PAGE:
3 Ways Your Wholesaler ERP System is Failing You

  • Despite the helpful features and functionalities, ERP systems have shortcomings in a few critical areas

  • AI technologies are able to act as an ERP optimizer to leverage your existing system

The supply chain is the world’s most complex logistics challenge, where efficiency and accuracy are critically important to ensure goods are accessible to consumers when needed. Enterprise Resource Planning (ERP) systems play a key role for wholesale distribution companies in this process, serving (among other things) as the inventory management software that attempts to ensure that the right products are available in the right quantities at the right time and place. However, despite the promise of seamlessly managing inventory operations, ERP systems fall short in several key areas, opening up wholesalers to vulnerability, disruptions, and lost profits.

Understanding Wholesaler ERP Systems

An ERP system offers several business functions in a single platform, providing real-time visibility and control over inventory operations. In the world of supply chain management, ERPs allow wholesalers to track, manage, and purchase their inventory across multiple locations.

There are several ERP solutions to choose from that are tailored for the wholesale distribution industry. Each system comes with its own unique features and functionalities designed to address specific needs within the supply chain, including inventory management. With so many options, wholesalers can select an ERP system that specifically aligns with their requirements, challenges, and budget.

Key Wholesaler ERP Inventory Functions

ERP systems offer various functions to enhance inventory management efficiency and accuracy:

  • Real-Time Inventory Tracking: ERP systems enable businesses to monitor inventory levels in real-time across various locations, warehouses, and distribution centers. Real-time visibility allows for more informed decision-making, such as identifying dead stock or excess inventory and taking corrective actions.
  • Demand Forecasting and Planning: By analyzing historical data, ERP systems assist in forecasting demand, typically using a moving average or simple exponential smoothing to calculate a monthly demand or “usage” number.
  • Inventory Replenishment: Wholesaler ERP systems calculate inventory levels for each SKU based on factors such as lead times, demand history, and service-level targets. They then create suggested POs to vendors as well as transfers from the distribution centers to branches.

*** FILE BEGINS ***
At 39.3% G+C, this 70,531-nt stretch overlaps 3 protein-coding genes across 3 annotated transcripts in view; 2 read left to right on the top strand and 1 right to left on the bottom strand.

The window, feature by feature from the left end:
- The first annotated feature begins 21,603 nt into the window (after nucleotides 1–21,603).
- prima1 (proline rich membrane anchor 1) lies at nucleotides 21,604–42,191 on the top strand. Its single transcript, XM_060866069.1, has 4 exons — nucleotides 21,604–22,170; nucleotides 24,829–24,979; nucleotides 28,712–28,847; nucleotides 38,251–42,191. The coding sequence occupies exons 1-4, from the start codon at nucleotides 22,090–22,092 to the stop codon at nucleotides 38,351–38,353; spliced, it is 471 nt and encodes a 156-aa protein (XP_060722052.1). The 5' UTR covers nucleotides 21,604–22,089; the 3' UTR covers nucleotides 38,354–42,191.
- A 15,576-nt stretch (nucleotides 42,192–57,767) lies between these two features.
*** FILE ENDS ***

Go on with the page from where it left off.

Common Failures in Wholesaler ERP Systems

Despite the helpful features and functionalities, ERP systems have shortcomings in a few critical areas, leading to inventory management inefficiencies that hurt the bottom line.

1. Late and Inadequate Response to Sharp Changes in Supply and Demand

Today’s business climate demands agility and quick action considering volatile market conditions and unforeseen disruptions. ERP systems struggle to adapt quickly to sudden changes in supply and demand, and when faced with a surge in demand or a delay due to a supply chain disruption, they often fail to provide timely insights or recommendations — often not catching up to the change for several months. This leaves businesses scrambling to react effectively. This lack of ERP agility can result in dead stock, excess inventory and missed sales opportunities, impacting customer satisfaction and profitability.

2. Failure to Account for Lost Customers

A common blind spot of many ERP systems is the inability to account for lost customers in demand forecasting and inventory planning. Customer churn changes demand, which is often overlooked in ERPs and leads to inaccurate demand forecasts.  Thrive studies across many wholesalers have shown that wholesalers have a heavy concentration of stocked SKU’s that sell to only 1 or 2 customers.  Without accounting more quickly for lost customers, businesses overstock or understock certain products — leading to increased carrying costs or stockouts. Incorporating lost customer data into demand forecasting models is crucial for improving forecast accuracy and optimizing inventory levels.

3. Inaccurate Min/Max Suggestions for Low-Selling SKUs

A significant challenge in wholesale inventory management is dealing with low-selling SKUs, which often lead to dead stock. ERP systems cannot accurately forecast demand for low-selling items, leading to excess inventory levels or lost sales that reduce profitability (and potentially customers). Since high volume SKU’s (eg A and B items) account for the majority of sales, buyers naturally prioritize high-selling SKUs over low-selling ones, further exacerbating the problem. As a result, businesses are left with stagnant inventory (from C and D items) that takes up valuable warehouse and branch space and hampers cash flow. A smarter dynamic non-forecast based method for low-selling SKUs is essential for mitigating the consequences of dead stock.

While ERP systems serve as crucial tools in inventory management, they have shortcomings that require ERP integrations such as AI technologies to supplement their functionality. In the fast-paced world of supply chain management, wholesalers cannot solely rely on their ERP system. Those that do run the risk of dealing with considerable consequences — dead stock, overstock, lost sales, disappointed customers, and a negative reputation. By leveraging advanced AI technologies such as those offered by Thrive Technologies, wholesalers can enhance the responsiveness, accuracy, and efficiency of their inventory management practices.

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